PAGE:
25 April 2024

We must urgently call on government for humane, compassionate treatment of refugees  

Marchers at the No One Left Behind rally. Picture: Jacob Andrewartha 

By Audrey Statham 

9 November 2022

It was taken as a sign of hope by refugee communities, advocates and supporters when the Labor party won the recent federal election that a more humane and compassionate approach would now be taken towards refugee policy and the treatment of refugees and people seeking asylum in this country.  

Labor was quick to make good on one of the commitments it made concerning refugees in the lead up to 21 May. In August, the Labor government gave permanent visas to the Tamil Nadesalingam family from Sri Lanka who were finally allowed to go home for good to Bilolea, Queensland. However, they haven’t yet honoured their other election promises to refugees. 

The first promise was to grant permanent visas to refugees on temporary protection visas, known as TPVs and SHEVs. The second was to address the flaws in the “Fast Track” system established by the Coalition government for assessing people’s claims for protection, and to implement a new efficient process for re-assessing the claims of people denied the right to fair and proper review of government decisions under the previous system.  

The majority of those on temporary protection visas and those waiting for their claims for asylum to be assessed have been living in limbo for more than nine years. About 19,000 people on temporary protection visas have been recognised as refugees. Yet they live in a constant state of uncertainty due to the temporary nature of their visas and without ability to reunite with their families.  

Around 10,000 people whose claims were assessed under the Fast Track system are on bridging visas which include access to Medicare and work rights, but no eligibility for income support. This leaves them living in poverty, vulnerable to destitution and without dignity as they’re reduced to dependency on charities which are overstretched. 

Expectation was very high that Labor would make all the changes it had promised to make for refugees while it was in opposition in a timely fashion. It is now more than 200 days since Labor came to power, and yet refugees on temporary protection visas and people seeking asylum on bridging visas continue to be kept in limbo and in the dark about their future – apparently forgotten by Labor. In stark contrast to its election promises, this delay by the Labor Government appears callous and inhumane. 

Read more: New hope for action on refugees, climate and Indigenous Australians

For that reason, the Social Responsibilities Committee of the Anglican Diocese of Melbourne endorsed the No one Left Behind rally by Refugee Action Collective (Victoria) which took place on Saturday 5 November. 

Hundreds of people including refugees, people seeking asylum and their supporters attended the rally. Speakers included Nazir Yousafi, the Victorian Afghan Associations Network, Nos Hosseini, Iranian Women’s Association, Pauline Brown from Labor for Refugees Victoria and Samantha Ratnam, MP and leader of Victorian Greens.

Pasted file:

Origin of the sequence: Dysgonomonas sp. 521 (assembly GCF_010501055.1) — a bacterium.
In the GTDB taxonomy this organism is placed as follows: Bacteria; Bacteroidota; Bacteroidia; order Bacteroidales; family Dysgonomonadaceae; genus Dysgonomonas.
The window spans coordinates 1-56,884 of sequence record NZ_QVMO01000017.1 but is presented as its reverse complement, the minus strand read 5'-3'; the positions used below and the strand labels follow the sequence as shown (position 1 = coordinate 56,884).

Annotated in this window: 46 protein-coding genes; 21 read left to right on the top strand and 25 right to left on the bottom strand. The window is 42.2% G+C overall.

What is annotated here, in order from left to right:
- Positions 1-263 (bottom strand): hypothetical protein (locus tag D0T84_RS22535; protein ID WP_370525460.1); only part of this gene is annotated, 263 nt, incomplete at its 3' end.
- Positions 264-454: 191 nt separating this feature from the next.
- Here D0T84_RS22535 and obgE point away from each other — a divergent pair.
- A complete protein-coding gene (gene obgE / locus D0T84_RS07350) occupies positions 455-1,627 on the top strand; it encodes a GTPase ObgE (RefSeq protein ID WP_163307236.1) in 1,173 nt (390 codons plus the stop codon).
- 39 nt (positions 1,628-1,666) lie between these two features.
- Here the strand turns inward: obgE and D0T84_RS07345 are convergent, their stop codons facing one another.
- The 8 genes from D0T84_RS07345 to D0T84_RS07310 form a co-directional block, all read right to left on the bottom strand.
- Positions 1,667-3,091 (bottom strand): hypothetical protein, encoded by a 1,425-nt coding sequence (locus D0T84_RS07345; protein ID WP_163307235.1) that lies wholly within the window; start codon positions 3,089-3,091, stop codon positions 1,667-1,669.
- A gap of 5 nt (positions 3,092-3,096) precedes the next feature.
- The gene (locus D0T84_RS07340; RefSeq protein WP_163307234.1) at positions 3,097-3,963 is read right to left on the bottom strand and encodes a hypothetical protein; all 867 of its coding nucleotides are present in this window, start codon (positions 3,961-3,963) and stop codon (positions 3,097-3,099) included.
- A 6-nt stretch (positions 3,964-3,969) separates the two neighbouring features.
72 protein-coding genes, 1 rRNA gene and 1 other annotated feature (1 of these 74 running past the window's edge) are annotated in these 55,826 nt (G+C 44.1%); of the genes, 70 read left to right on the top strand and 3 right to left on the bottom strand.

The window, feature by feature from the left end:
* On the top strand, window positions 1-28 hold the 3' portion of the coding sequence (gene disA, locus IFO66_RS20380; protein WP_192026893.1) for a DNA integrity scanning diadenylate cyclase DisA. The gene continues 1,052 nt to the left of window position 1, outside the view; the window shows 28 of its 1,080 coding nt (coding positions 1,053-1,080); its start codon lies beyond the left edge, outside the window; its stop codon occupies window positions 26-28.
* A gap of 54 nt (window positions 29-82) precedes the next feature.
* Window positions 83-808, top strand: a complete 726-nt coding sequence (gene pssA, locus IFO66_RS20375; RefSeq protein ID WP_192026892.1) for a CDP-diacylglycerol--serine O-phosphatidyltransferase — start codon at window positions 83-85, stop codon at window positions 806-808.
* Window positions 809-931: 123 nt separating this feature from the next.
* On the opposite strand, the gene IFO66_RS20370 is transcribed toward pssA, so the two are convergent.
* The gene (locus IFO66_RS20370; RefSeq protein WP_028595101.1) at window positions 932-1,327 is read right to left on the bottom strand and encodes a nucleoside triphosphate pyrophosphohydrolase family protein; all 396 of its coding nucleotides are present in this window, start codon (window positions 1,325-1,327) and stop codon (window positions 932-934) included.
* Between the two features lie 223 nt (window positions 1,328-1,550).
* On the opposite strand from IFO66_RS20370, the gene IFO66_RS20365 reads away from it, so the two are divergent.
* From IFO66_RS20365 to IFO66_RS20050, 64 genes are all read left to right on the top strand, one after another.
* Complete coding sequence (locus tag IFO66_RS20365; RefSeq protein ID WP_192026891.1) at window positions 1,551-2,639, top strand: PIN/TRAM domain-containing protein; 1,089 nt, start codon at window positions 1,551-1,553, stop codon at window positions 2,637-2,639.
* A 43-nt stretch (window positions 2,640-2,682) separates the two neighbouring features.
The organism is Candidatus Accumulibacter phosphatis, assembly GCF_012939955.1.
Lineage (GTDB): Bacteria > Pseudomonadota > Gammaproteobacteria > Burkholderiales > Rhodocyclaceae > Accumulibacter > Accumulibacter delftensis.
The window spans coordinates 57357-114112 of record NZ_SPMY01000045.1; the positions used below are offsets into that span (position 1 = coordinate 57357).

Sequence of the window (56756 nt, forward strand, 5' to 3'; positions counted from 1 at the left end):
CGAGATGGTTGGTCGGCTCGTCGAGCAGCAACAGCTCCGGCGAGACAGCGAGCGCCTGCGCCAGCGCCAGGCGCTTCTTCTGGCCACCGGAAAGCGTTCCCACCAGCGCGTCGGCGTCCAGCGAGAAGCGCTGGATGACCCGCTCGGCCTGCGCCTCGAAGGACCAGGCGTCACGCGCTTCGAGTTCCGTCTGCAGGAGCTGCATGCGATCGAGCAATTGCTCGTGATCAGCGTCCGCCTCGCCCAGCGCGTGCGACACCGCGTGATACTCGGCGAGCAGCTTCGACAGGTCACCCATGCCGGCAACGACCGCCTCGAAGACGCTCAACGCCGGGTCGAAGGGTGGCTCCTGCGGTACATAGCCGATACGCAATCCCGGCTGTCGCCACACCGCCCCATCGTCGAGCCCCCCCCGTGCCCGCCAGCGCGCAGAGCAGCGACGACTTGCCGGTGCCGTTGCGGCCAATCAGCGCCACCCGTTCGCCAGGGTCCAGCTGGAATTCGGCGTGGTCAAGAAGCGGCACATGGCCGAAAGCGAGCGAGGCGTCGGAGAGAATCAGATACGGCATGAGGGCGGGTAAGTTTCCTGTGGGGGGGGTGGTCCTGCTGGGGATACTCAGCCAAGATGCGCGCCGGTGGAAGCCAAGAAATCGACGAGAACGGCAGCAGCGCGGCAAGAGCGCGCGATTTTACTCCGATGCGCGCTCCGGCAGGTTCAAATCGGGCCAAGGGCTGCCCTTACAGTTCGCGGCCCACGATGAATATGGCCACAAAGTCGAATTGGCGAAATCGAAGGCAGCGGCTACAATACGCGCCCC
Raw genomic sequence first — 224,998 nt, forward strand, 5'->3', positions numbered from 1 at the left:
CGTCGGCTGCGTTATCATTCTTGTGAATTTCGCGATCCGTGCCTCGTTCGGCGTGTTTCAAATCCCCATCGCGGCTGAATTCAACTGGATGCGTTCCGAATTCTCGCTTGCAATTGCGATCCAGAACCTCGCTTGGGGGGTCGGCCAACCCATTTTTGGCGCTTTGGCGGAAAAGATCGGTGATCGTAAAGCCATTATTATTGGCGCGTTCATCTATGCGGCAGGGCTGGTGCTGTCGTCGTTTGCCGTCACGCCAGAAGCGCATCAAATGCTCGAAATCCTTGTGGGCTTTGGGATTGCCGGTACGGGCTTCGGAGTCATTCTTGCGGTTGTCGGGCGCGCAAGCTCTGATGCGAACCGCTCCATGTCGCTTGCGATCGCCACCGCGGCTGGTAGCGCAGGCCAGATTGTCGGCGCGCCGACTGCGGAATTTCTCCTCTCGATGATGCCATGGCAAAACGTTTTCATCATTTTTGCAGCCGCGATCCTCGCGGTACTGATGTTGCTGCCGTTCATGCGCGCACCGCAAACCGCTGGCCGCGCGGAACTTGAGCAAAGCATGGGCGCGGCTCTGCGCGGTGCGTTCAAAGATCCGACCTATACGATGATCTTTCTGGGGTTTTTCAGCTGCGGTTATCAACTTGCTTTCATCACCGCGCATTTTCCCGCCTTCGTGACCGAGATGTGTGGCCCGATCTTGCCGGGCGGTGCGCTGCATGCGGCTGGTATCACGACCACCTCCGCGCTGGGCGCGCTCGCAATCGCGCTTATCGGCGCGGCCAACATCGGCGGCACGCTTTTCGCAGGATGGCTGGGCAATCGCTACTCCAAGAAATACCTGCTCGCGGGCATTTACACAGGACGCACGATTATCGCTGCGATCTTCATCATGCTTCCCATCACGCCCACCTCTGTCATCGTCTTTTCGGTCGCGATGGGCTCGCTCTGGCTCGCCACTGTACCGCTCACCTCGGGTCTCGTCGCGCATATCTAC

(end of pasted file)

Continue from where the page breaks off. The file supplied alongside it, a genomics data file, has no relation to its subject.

It was an important opportunity to send a clear and urgent message to federal Labor that Australians want a more humane and compassionate country for refugees, and to call on Labor politicians to get on with the job of holding to the commitments they made to refugees.  

Read more: Call for government to fulfil moral responsibility to refugees

Melbourne Anglicans can show our support for refugees and people seeking asylum at these upcoming events which are happening in November: 

Thursday 10 November, 7.30pm: ‘Sparrows of Kabul’ is a song cycle that explores Australia’s long involvement in Afghanistan with Afghan musicians on stage. The Grand Hall, Kingston’s Arts Centre, Nepean Highway, Moorabbin. This is a free event that you need to book for at: kingstonarts.com.au/PERFORMANCE/MUSIC/Sparrows-of-Kabul  

Saturday 12 November, 2.00pm: ‘Art Meets Activism: Art Auction Fundraiser Supporting Refugees’ is a public auction of works donated by leading artists highlighting the need to treat refugees and people seeking asylum with dignity and compassion. Three artists with lived experience as refugees have contributed artworks and will receive 100 per cent of the sale price. Meat Market Stables, 2 Wreckyn Street, North Melbourne (doors open for viewing at midday), the details can be found at: artmeetsactivism.com  

Tuesday 29 November, 11.00am: ‘Canberra Convergence for Refugees’ is being organised by a coalition of refugee groups and advocates who will travel to Canberra to call for Labor to fulfil its election promises to refugees on TPVs and SHEVs and people on bridging visas whose claims were assessed under the Fast Track system. A bus will leave from Melbourne on Monday night and arrive back in Melbourne late on Tuesday night. Book a seat on the bus by 5pm on Wednesday 23 November at: trybooking.com/CEBVS  

Dr Audrey Statham is a member of Social Responsibilities Committee of the Anglican Diocese of Melbourne, and a parishioner at St Mary’s North Melbourne. 

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